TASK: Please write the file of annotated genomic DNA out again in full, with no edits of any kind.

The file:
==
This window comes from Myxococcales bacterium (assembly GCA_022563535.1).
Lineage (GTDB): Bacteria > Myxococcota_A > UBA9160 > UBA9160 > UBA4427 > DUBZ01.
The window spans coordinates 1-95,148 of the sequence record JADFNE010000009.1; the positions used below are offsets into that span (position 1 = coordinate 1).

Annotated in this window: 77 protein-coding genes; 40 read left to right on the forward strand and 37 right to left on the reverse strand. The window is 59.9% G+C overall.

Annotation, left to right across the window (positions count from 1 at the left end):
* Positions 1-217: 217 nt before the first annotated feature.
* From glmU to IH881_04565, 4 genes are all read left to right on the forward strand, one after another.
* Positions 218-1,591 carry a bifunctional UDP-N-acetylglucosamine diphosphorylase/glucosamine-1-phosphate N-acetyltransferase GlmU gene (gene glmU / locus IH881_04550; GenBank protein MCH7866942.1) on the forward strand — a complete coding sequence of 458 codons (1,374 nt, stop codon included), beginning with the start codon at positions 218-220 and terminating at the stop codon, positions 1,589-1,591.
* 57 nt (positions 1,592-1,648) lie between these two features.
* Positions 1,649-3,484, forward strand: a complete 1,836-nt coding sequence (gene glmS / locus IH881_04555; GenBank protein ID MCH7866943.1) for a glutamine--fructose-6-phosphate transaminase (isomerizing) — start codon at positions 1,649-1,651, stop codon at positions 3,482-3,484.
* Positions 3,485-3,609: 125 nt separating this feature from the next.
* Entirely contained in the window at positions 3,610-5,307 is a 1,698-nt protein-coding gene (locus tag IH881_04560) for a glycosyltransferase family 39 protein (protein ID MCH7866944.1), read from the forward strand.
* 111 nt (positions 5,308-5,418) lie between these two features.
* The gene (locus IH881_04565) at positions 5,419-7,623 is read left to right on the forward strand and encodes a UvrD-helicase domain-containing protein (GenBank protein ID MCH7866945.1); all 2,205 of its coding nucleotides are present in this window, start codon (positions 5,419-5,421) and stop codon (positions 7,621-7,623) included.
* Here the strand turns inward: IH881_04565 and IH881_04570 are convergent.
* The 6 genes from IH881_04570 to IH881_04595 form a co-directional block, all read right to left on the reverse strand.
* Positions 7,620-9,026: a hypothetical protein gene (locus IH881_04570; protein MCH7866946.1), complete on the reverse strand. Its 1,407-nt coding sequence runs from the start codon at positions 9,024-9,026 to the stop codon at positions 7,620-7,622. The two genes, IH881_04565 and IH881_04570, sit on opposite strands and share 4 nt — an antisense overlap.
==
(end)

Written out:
This window comes from Myxococcales bacterium (assembly GCA_022563535.1).
Lineage (GTDB): Bacteria > Myxococcota_A > UBA9160 > UBA9160 > UBA4427 > DUBZ01.
The window spans coordinates 1-95,148 of the sequence record JADFNE010000009.1; the positions used below are offsets into that span (position 1 = coordinate 1).

Annotated in this window: 77 protein-coding genes; 40 read left to right on the forward strand and 37 right to left on the reverse strand. The window is 59.9% G+C overall.

Annotation, left to right across the window (positions count from 1 at the left end):
* Positions 1-217: 217 nt before the first annotated feature.
* From glmU to IH881_04565, 4 genes are all read left to right on the forward strand, one after another.
* Positions 218-1,591 carry a bifunctional UDP-N-acetylglucosamine diphosphorylase/glucosamine-1-phosphate N-acetyltransferase GlmU gene (gene glmU / locus IH881_04550; GenBank protein MCH7866942.1) on the forward strand — a complete coding sequence of 458 codons (1,374 nt, stop codon included), beginning with the start codon at positions 218-220 and terminating at the stop codon, positions 1,589-1,591.
* 57 nt (positions 1,592-1,648) lie between these two features.
* Positions 1,649-3,484, forward strand: a complete 1,836-nt coding sequence (gene glmS / locus IH881_04555; GenBank protein ID MCH7866943.1) for a glutamine--fructose-6-phosphate transaminase (isomerizing) — start codon at positions 1,649-1,651, stop codon at positions 3,482-3,484.
* Positions 3,485-3,609: 125 nt separating this feature from the next.
* Entirely contained in the window at positions 3,610-5,307 is a 1,698-nt protein-coding gene (locus tag IH881_04560) for a glycosyltransferase family 39 protein (protein ID MCH7866944.1), read from the forward strand.
* 111 nt (positions 5,308-5,418) lie between these two features.
* The gene (locus IH881_04565) at positions 5,419-7,623 is read left to right on the forward strand and encodes a UvrD-helicase domain-containing protein (GenBank protein ID MCH7866945.1); all 2,205 of its coding nucleotides are present in this window, start codon (positions 5,419-5,421) and stop codon (positions 7,621-7,623) included.
* Here the strand turns inward: IH881_04565 and IH881_04570 are convergent.
* The 6 genes from IH881_04570 to IH881_04595 form a co-directional block, all read right to left on the reverse strand.
* Positions 7,620-9,026: a hypothetical protein gene (locus IH881_04570; protein MCH7866946.1), complete on the reverse strand. Its 1,407-nt coding sequence runs from the start codon at positions 9,024-9,026 to the stop codon at positions 7,620-7,622. The two genes, IH881_04565 and IH881_04570, sit on opposite strands and share 4 nt — an antisense overlap.